Door County: All American in All Kinds of Ways

Patriotic holidays like President’s Day, Memorial Day and July 4th are not just about celebrating America’s history and heritage, but also indulging in nostalgia and a simpler way of life, including some things your grandparents remember growing up with. Other destinations have restaurants and businesses that reinvent the rural-American lifestyle in a modern and colorful way. A few blend the best of both those worlds, along with an interesting mix of landscapes and attractions.

Door County, Wis., happens to be one of those places, and one ideal for multigenerational family travel. It starts at about an hour outside of Green Bay by car and works its way north through the state’s iconic peninsula. It is often dubbed the New England of the Midwest, defined by its shoreline and its lighthouses as much as it is by its farms and small towns. Activities such as winter ice fishing and cozy fish boil dinners add an extra North Woods flavor reflecting the imprint early Scandinavian, Belgian and German settlers made along the peninsula.


© Elyse Glickman

Door County’s high season is fall, when leaf peepers and color seekers ascend from Milwaukee, Chicago and other driving distance cities. However, what makes the area stand out is it truly is a year-round destination — and a lively one at that. Door County got its name under unfortunate circumstances over two centuries ago (French explorers and Native American tribes referred the rough waters separating the main peninsula from Washington Island as the “doors of death”). Shipwrecks and lighthouses scattered around the peninsula and the islands; however, act as doors into various pockets of American history and culture.

The same holds true for many of the bed-and-breakfasts, guest cottages and country inns anchoring Sturgeon Bay, Ephraim, Fish Creek, Algoma and other towns. In many instances, they are historic landmarks in their own right. Innkeepers have done a good job maintaining a historic feel true to the region and architectural structure while accommodating the tastes and needs of modern travelers with various interior design upgrades and updated amenities.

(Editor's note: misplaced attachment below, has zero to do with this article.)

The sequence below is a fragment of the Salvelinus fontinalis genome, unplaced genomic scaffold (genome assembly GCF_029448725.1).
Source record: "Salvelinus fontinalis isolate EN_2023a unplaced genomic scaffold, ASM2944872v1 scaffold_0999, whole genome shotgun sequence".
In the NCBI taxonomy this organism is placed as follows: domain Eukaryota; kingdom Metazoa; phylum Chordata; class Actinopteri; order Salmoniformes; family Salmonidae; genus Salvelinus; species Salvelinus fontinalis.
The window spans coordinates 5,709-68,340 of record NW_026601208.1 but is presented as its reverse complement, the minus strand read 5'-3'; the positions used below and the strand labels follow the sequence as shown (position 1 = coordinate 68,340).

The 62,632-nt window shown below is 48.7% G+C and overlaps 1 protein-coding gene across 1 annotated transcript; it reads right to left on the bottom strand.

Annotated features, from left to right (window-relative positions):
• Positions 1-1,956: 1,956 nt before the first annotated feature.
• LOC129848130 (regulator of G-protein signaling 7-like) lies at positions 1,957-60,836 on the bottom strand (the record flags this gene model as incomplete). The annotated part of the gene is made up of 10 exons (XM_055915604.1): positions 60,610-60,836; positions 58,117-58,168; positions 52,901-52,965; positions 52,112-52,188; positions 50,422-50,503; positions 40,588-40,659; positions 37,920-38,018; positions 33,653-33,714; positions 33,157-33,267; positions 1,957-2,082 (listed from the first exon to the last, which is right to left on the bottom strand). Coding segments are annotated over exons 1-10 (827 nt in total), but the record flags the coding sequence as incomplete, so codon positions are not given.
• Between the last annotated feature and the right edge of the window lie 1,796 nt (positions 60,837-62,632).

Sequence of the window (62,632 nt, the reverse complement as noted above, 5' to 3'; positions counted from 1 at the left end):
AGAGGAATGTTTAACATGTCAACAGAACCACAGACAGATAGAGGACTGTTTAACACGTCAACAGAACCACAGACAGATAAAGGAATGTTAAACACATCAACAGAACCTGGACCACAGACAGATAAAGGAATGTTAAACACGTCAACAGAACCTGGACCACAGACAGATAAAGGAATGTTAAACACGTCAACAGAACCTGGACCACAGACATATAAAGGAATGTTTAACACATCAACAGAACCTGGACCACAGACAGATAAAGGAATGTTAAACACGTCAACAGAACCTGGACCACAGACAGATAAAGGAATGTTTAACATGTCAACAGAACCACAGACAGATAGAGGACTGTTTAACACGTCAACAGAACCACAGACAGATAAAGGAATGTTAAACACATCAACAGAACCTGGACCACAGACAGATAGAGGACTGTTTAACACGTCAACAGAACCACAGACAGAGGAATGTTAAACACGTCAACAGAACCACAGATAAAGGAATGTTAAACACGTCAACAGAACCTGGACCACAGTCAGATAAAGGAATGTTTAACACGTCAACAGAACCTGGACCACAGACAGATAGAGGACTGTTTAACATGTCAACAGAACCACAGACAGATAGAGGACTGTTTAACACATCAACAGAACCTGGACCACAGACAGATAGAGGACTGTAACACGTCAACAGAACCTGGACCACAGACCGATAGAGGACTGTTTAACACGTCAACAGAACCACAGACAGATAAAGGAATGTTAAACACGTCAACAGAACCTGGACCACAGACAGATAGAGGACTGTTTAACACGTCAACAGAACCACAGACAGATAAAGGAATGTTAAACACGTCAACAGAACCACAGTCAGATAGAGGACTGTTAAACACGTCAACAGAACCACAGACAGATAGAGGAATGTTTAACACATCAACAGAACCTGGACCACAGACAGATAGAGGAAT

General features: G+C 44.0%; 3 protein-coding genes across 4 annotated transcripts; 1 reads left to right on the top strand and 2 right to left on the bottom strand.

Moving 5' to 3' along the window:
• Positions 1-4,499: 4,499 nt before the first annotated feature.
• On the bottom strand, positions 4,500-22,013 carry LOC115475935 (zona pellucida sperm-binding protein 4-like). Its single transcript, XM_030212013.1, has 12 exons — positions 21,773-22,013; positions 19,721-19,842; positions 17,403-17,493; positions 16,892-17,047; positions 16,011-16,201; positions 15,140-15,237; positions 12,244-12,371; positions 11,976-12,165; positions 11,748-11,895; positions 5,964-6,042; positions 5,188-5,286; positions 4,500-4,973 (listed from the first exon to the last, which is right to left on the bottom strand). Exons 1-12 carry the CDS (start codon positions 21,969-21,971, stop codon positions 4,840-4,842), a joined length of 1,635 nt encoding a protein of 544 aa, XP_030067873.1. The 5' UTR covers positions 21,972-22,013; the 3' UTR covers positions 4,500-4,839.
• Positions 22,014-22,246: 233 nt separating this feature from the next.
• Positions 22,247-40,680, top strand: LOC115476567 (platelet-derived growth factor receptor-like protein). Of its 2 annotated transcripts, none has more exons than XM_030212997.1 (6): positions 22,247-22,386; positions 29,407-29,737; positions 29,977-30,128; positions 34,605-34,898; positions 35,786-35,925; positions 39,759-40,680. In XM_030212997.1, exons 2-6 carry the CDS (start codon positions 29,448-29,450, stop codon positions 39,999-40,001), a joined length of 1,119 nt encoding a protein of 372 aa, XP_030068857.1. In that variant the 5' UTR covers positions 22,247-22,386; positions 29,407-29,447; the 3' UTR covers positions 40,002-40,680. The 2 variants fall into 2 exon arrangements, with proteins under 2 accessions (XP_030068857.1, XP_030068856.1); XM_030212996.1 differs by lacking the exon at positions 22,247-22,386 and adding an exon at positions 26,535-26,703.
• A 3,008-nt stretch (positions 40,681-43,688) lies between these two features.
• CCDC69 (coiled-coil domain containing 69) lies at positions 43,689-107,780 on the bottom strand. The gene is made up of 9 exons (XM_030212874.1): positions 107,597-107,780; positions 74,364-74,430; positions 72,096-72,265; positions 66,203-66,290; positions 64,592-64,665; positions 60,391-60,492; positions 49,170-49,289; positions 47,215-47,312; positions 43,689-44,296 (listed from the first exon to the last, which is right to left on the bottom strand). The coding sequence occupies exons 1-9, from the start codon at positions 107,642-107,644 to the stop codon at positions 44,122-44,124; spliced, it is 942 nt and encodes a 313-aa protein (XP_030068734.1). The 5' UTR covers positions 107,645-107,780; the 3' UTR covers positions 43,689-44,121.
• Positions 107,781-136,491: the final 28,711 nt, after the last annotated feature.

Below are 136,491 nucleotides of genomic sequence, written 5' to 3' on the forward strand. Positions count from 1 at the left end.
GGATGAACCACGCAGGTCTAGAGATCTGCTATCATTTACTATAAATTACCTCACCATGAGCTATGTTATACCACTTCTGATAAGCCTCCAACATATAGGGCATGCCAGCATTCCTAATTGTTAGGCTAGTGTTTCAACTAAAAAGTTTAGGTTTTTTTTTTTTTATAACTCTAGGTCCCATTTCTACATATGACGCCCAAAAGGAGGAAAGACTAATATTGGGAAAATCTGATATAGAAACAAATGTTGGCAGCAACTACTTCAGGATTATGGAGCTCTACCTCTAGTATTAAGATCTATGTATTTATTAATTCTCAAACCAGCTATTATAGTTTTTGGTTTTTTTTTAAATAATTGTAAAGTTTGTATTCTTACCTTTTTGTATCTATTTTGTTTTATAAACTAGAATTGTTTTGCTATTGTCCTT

The Victorian-flavored White Gull Inn stages a popular “fish boil dinner,” with Lake Michigan whitefish cooked outside over an open fire. The tradition began with Scandinavian settlers over a century ago and was carried on by local churches for fundraisers. Eagle Harbor Inn, established in 1937, offers home-y accommodations for everybody from honeymooning couples to large family reunions. Its breakfast is a celebration of all things crafted from cherries (even in the middle of winter) and exquisite fresh-baked pastries. In the main house, rooms and suites are named after prominent businesswomen of the area’s early days.

DCEGSammys Curds

© Elyse Glickman

The Whistling Swan Inn, Door County’s oldest operating inn, was the “Ritz Carlton” of the county at the turn of the last century and remains one of the peninsula’s most elegant addresses. Built in Marinette, Wis., in 1887, the original house was moved across the ice of Green Bay by teams of horses in 1907 to be integrated into Dr. and Mrs. Welcker’s Resort and Casino. Today, it is also known throughout Door County as a foodie destination under the direction of executive chef Ryan Klawitter and sous chef Dustin Keranen, who craft modern, American-style cuisine with an emphasis on produce and ingredients from Door County.